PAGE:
I think one of the problems for outsiders is being able to distinguish between mums like you, whose children have very real difficulties, and those who think their children aren't doing as well as they should be (though they are, in fact, making average progress) - hence the platitudes. Though 'why don't you try reading to him', has got be one of the most stupid things that anyone can say.

Would it be helpful if people took an interest in the specifics of his actual difficulties, or would you feel that be too intrusive?

MigratingCoconuts Sat 08-Oct-11 15:16:28

even 'average progress' can be hard to process for a parent when, on MN every child seems to be free reading by the middle of reception and the class seems to be full of pupils doing better than the average. My DD was assessed as 'slightly below expectations' at the end of yr1 in reading. writing and maths. She is very artistic and creative but has found learning to read and write a real plod. The focus of school learning at present just isn't in her natural skills zone.

I get irriated when, on hearing DD's reading level, friends, without any invitation for an opinion, will tell me not to worry and that they all make their own progress. To be honest, I don't anymore but it surprises me that so many feel the need to try and make me feel better.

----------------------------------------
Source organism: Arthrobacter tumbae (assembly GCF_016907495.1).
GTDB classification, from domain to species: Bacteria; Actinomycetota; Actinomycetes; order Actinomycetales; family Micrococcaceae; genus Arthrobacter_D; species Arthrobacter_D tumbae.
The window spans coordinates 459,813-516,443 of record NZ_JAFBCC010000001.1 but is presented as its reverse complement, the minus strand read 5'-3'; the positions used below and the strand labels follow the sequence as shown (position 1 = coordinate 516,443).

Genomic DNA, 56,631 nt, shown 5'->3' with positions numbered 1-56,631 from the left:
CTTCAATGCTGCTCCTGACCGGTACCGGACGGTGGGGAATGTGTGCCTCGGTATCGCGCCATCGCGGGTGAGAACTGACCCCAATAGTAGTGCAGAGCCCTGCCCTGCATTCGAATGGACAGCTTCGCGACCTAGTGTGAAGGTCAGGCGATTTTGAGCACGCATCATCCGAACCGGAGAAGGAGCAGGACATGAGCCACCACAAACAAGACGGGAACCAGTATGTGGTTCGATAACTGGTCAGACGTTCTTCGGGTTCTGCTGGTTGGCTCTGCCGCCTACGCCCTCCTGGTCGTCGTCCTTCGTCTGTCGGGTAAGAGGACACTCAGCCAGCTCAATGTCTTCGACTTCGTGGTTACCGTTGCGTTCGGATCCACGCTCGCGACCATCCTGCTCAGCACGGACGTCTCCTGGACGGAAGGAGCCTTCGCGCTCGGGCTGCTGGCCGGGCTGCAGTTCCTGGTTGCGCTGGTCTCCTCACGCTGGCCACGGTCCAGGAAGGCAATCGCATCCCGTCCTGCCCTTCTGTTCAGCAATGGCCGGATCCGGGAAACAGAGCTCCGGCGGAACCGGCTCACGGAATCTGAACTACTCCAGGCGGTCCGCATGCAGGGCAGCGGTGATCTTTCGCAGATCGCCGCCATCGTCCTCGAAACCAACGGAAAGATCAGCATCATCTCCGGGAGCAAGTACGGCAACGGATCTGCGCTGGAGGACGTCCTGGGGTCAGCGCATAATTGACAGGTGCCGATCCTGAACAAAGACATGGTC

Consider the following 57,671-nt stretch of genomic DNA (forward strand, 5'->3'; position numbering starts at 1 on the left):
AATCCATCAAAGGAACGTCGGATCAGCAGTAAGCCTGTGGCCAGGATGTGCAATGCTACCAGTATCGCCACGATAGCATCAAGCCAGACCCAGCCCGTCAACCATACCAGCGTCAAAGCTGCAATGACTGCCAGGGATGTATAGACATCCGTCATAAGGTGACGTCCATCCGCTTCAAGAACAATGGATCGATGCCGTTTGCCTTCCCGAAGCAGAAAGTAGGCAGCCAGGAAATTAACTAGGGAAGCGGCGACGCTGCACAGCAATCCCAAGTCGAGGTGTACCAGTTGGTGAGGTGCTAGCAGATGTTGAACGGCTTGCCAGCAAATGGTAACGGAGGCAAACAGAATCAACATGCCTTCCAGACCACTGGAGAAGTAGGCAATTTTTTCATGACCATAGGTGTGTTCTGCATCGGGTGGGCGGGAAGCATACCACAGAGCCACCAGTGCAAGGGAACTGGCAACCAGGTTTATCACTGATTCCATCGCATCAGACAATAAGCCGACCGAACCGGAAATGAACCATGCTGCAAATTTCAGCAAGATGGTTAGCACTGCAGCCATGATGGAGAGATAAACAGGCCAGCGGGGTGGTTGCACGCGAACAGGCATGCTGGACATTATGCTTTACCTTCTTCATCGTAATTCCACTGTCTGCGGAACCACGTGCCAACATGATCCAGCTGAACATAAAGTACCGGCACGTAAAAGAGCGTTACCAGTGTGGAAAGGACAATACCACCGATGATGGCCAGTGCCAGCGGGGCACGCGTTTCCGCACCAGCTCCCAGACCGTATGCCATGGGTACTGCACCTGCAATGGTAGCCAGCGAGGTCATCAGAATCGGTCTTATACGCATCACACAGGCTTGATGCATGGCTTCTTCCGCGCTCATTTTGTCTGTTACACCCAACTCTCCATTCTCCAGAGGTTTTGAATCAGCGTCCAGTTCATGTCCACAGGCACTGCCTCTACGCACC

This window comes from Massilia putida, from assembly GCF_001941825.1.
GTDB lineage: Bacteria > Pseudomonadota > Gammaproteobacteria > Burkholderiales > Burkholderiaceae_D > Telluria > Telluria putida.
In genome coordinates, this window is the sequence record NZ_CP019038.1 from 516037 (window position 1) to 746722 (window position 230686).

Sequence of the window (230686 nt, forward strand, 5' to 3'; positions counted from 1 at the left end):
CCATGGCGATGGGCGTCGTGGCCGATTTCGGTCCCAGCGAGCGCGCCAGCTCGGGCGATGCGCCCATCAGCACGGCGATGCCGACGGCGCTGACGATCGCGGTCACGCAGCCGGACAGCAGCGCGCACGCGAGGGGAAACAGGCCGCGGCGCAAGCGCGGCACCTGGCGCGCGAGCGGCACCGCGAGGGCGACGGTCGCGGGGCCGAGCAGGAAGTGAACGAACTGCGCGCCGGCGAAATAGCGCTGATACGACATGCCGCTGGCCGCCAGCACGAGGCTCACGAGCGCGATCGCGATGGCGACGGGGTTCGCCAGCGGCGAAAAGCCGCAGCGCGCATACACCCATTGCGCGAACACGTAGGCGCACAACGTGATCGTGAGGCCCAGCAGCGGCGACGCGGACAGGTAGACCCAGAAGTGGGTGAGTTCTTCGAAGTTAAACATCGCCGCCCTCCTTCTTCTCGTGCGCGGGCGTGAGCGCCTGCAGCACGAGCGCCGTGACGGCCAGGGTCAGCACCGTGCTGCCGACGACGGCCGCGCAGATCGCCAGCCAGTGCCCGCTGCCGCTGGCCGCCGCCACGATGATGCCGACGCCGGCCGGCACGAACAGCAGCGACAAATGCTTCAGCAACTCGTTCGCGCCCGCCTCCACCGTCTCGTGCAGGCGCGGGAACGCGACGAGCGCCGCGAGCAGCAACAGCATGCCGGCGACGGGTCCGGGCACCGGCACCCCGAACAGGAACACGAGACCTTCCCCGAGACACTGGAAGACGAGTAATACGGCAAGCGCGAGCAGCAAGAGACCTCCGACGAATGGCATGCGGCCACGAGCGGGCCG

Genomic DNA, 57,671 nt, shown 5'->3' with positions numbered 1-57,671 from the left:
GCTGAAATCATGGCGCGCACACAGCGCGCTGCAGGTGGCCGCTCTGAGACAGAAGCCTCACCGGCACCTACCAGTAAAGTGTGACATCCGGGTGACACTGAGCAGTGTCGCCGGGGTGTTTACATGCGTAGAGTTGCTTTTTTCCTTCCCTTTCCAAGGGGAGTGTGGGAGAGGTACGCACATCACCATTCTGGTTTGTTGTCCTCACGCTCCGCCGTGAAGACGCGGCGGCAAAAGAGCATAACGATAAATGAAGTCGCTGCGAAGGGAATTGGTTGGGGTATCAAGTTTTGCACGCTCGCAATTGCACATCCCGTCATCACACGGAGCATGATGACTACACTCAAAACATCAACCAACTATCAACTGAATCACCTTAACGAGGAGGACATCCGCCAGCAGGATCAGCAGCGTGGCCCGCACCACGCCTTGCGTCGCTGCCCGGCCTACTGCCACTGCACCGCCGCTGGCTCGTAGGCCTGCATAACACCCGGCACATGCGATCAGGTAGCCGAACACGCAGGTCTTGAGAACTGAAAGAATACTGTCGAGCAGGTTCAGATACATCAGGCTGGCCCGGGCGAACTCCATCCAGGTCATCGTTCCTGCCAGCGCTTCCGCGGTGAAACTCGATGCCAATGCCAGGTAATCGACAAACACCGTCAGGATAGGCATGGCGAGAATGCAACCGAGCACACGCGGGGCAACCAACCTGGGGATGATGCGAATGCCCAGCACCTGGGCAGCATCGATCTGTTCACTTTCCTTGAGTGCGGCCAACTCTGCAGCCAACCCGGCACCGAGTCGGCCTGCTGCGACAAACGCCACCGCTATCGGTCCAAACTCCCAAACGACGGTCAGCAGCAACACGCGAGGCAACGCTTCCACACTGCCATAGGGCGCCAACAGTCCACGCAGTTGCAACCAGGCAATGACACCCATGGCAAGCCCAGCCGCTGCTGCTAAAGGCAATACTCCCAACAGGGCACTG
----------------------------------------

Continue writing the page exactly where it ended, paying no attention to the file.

I have found the contributions of posters like Indigo a very big help to me in reminding me that school is not easy for a whole variety of pupils and that I can actively support my DD in the best way that suits her. Since realising this, I feel less useless and out of my deph

blackeyedsusan Sat 08-Oct-11 22:28:01

"she'll/he'll be fine, stop worrying!" is so dismissive isn't it? as if you could just stop worrying anyway.

there are a whole lot of people out there worrying because their child is not as literate/numerate/physically capable as classmates/is bright and not challenged/behaviour issues and the don't worry he'll be fine line is rolled out frequently. (sorry, I am not being very literate tonight)

it was a shock when something that the ot said made me realise that dd was going to be affected her whole life because I was so set on getting her help now, that I really hadn't contemplated further than that. again tonight, I have come across threads about children and teenagers with the same/similar condition, which is a reminder that things are not as they should be.